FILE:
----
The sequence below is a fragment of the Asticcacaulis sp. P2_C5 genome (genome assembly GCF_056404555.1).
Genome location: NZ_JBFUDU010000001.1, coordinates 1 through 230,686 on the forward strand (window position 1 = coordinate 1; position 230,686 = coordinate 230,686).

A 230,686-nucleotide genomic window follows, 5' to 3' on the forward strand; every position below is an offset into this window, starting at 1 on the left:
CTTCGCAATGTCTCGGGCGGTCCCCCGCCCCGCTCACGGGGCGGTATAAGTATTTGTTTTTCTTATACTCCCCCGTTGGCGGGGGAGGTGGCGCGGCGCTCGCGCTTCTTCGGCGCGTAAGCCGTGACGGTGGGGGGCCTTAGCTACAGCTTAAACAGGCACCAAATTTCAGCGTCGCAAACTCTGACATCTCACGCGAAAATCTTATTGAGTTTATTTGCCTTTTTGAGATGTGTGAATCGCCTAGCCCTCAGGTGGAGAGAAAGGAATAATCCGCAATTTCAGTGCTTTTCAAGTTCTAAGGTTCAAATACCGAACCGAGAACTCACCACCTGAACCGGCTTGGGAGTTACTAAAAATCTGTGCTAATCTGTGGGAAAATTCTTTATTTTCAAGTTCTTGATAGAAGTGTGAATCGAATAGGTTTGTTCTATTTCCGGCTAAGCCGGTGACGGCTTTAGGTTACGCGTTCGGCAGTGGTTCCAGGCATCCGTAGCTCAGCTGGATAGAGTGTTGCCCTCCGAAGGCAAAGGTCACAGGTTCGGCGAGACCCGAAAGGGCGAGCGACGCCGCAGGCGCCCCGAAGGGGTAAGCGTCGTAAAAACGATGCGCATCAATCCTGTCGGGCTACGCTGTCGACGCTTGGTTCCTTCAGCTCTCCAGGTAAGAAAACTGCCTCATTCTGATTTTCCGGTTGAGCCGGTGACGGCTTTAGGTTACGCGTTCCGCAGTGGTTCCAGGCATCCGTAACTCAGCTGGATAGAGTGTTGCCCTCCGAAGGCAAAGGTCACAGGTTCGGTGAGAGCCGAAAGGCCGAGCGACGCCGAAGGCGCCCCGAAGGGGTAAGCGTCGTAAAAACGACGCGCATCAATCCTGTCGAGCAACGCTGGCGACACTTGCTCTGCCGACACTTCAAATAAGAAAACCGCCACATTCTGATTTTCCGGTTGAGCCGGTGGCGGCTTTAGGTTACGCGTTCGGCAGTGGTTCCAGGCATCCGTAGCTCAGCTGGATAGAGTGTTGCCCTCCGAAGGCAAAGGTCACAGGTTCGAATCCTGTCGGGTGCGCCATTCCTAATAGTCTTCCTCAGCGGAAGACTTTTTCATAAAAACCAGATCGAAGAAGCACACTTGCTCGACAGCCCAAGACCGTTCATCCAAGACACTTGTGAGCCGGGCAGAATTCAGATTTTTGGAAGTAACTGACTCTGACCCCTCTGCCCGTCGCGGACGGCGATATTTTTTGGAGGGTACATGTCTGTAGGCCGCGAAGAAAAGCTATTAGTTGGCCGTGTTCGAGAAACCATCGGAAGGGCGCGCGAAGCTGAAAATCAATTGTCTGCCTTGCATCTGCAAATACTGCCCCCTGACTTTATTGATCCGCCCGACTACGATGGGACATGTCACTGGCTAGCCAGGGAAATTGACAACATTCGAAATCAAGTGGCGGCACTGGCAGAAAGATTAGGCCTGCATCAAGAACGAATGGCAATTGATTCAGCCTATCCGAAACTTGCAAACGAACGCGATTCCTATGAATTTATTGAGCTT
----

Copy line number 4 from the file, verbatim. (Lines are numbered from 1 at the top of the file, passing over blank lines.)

CTTCGCAATGTCTCGGGCGGTCCCCCGCCCCGCTCACGGGGCGGTATAAGTATTTGTTTTTCTTATACTCCCCCGTTGGCGGGGGAGGTGGCGCGGCGCTCGCGCTTCTTCGGCGCGTAAGCCGTGACGGTGGGGGGCCTTAGCTACAGCTTAAACAGGCACCAAATTTCAGCGTCGCAAACTCTGACATCTCACGCGAAAATCTTATTGAGTTTATTTGCCTTTTTGAGATGTGTGAATCGCCTAGCCCTCAGGTGGAGAGAAAGGAATAATCCGCAATTTCAGTGCTTTTCAAGTTCTAAGGTTCAAATACCGAACCGAGAACTCACCACCTGAACCGGCTTGGGAGTTACTAAAAATCTGTGCTAATCTGTGGGAAAATTCTTTATTTTCAAGTTCTTGATAGAAGTGTGAATCGAATAGGTTTGTTCTATTTCCGGCTAAGCCGGTGACGGCTTTAGGTTACGCGTTCGGCAGTGGTTCCAGGCATCCGTAGCTCAGCTGGATAGAGTGTTGCCCTCCGAAGGCAAAGGTCACAGGTTCGGCGAGACCCGAAAGGGCGAGCGACGCCGCAGGCGCCCCGAAGGGGTAAGCGTCGTAAAAACGATGCGCATCAATCCTGTCGGGCTACGCTGTCGACGCTTGGTTCCTTCAGCTCTCCAGGTAAGAAAACTGCCTCATTCTGATTTTCCGGTTGAGCCGGTGACGGCTTTAGGTTACGCGTTCCGCAGTGGTTCCAGGCATCCGTAACTCAGCTGGATAGAGTGTTGCCCTCCGAAGGCAAAGGTCACAGGTTCGGTGAGAGCCGAAAGGCCGAGCGACGCCGAAGGCGCCCCGAAGGGGTAAGCGTCGTAAAAACGACGCGCATCAATCCTGTCGAGCAACGCTGGCGACACTTGCTCTGCCGACACTTCAAATAAGAAAACCGCCACATTCTGATTTTCCGGTTGAGCCGGTGGCGGCTTTAGGTTACGCGTTCGGCAGTGGTTCCAGGCATCCGTAGCTCAGCTGGATAGAGTGTTGCCCTCCGAAGGCAAAGGTCACAGGTTCGAATCCTGTCGGGTGCGCCATTCCTAATAGTCTTCCTCAGCGGAAGACTTTTTCATAAAAACCAGATCGAAGAAGCACACTTGCTCGACAGCCCAAGACCGTTCATCCAAGACACTTGTGAGCCGGGCAGAATTCAGATTTTTGGAAGTAACTGACTCTGACCCCTCTGCCCGTCGCGGACGGCGATATTTTTTGGAGGGTACATGTCTGTAGGCCGCGAAGAAAAGCTATTAGTTGGCCGTGTTCGAGAAACCATCGGAAGGGCGCGCGAAGCTGAAAATCAATTGTCTGCCTTGCATCTGCAAATACTGCCCCCTGACTTTATTGATCCGCCCGACTACGATGGGACATGTCACTGGCTAGCCAGGGAAATTGACAACATTCGAAATCAAGTGGCGGCACTGGCAGAAAGATTAGGCCTGCATCAAGAACGAATGGCAATTGATTCAGCCTATCCGAAACTTGCAAACGAACGCGATTCCTATGAATTTATTGAGCTT